Tibicen auletes Caught on the Vineyard!
News Category: Cicada Missions
Tibicen auletes Caught on the Vineyard!
This is it, my last full day here. I'm really feeling the pressure. It was great to discover that T. auletes is definitely here. I've heard its call on various parts of the island. It even called a few times at my camp site. But up to this point, I have been unsuccessful in capturing one.
I spent the day hiking at various Wildlife Conservation areas owned by the Martha's Vineyard Land Bank but have been unsuccessful in hearing the call of T. auletes. By this time it is getting later and later in the day so I decide to head to the Manuel F. Correllus State Forest. I decided to focus on a section of the State Forest off of Barnes Road.
When I first started hiking I heard the call of T. auletes in a large pine tree but it was inaccessable due to all the undergrowth and soon it stopped calling. I heard another call in a scrub oak along a fire road during my hike but again it was inaccessible from my location.
Success At Last!!
After several hours of hiking I decided to call it a day. My ferry ride to the mainland was tomorrow evening at 8:30 pm. At least after I pack up camp, I had a few hours to try one more time.
So, I went to my car to pack away my gear when I heard a T. auletes calling from across the street. I immediately headed there, net in hand. Then I heard another, then another. I decided to focus only on one of these calls. There was one calling across a meadow lined with scrub oaks and pine. When I made it there, I could hear it calling from about 12 feet up, then I spotted it!
I slowly brought my net up and just like how I caught the previous T. lyricen, I placed my net over the T. auletes in order to coax it onto the mesh of my net. When I moved the net slowly away from the branch, I saw that the T. auletes was no longer on the tree branch but was in the net!
Apparently it was completely unaware of what was going on. I slowly lowered the net down all the way to the ground, effectively covering the specimen in the mesh net and the ground. Reaching inside I grabbed the specimen!
The alarm squawk of this specimen is the loudest squawk I have heard to date from any cicada. It is just a continuous screech that is ear-piercing. Click the thumnail to the left to download. Be warned, it is 44 seconds long. If you have a dial-up connection this will take some time to download.
I cannot convey to you the satisfaction and joy I felt at this accomplishment. At last! I finally got what I came for. Full circle. Not only did that paper prove to be true but I had recordings and a live specimen as proof! I cannot describe how if feels to start a mission and actually accomplish it. While I've never done this before, click the thumbnail to the right to see a picture of me with my prize. Note the scrub-oak in the background.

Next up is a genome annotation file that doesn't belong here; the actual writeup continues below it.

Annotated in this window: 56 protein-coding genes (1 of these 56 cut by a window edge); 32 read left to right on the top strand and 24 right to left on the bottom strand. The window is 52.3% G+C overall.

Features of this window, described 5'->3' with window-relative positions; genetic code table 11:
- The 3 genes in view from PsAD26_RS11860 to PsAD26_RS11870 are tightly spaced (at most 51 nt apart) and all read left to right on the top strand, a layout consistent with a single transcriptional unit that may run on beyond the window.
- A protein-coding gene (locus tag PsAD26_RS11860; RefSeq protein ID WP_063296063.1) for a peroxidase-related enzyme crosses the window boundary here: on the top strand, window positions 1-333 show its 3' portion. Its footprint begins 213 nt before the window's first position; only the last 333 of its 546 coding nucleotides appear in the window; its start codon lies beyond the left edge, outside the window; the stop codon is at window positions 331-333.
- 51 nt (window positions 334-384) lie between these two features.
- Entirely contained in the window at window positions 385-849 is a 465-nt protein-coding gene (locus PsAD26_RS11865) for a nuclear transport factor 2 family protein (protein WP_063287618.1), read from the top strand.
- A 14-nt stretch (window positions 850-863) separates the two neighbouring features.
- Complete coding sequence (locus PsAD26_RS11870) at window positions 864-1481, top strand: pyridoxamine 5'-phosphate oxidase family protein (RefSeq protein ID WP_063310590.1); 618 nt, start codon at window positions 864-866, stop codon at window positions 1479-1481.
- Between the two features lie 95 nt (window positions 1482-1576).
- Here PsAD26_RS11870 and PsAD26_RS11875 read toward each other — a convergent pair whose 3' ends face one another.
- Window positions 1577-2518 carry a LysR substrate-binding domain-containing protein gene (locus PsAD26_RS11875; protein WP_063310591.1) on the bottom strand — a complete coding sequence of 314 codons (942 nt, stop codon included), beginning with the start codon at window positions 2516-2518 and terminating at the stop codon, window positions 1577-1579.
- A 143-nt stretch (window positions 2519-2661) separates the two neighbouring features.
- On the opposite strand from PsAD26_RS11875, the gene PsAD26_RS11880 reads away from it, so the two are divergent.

Below are some photos of this specimen. Enjoy.
- Pic 1 - Dorsal view.
- Pic 2 - Head closeup dorsal view.
- Pic 3 - Ventral view.
- Pic 4 - Head shot ventral view.
- Pic 5 - Abdomen and timbals
- Pic 6 - Closeup ventral view of abdomen.
T. auletes A Real Attention-Grabber.
So, I made it back to the campground with the specimen. Previously, I discussed with my campsite neighbors about what I was doing there on Martha's Vineyard. Of how I was there doing research on the distribution of cicada species in New England and how I found evidence of T. auletes being here etc.
My neighbors to the left consisted of several mothers and their children and a set of grand-parents. I got to know the grand-parents pretty well and had many nightly discussions with them. Every day when I made it back to camp, they inquired as to how my day went and if I had any success. Up until this point I had nothing to report and I'm sure they took note of the disappointment on my face.
However, when I reported that I had success on this day and I showed them the T. auletes, they were truly amazed. I even took the specimen out of the jar so they could listen to the alarm squawk. Well, this had my neighbors on both sides curious. The grandchildren came running over wondering what all the noise was. When they saw the T. auletes specimen, I had an enraptured audience for several hours that night. I told them everything I knew about cicadas. About their life cycle, their behavior, what they ate, why the males sing in trees, the whole thing.
Even the owner of the campground who also knew what I was up to came over but kind of shrugged off the specimen stating "Yeah, I see those here all the time."
But in the end everyone was happy at my success so who could argue with that?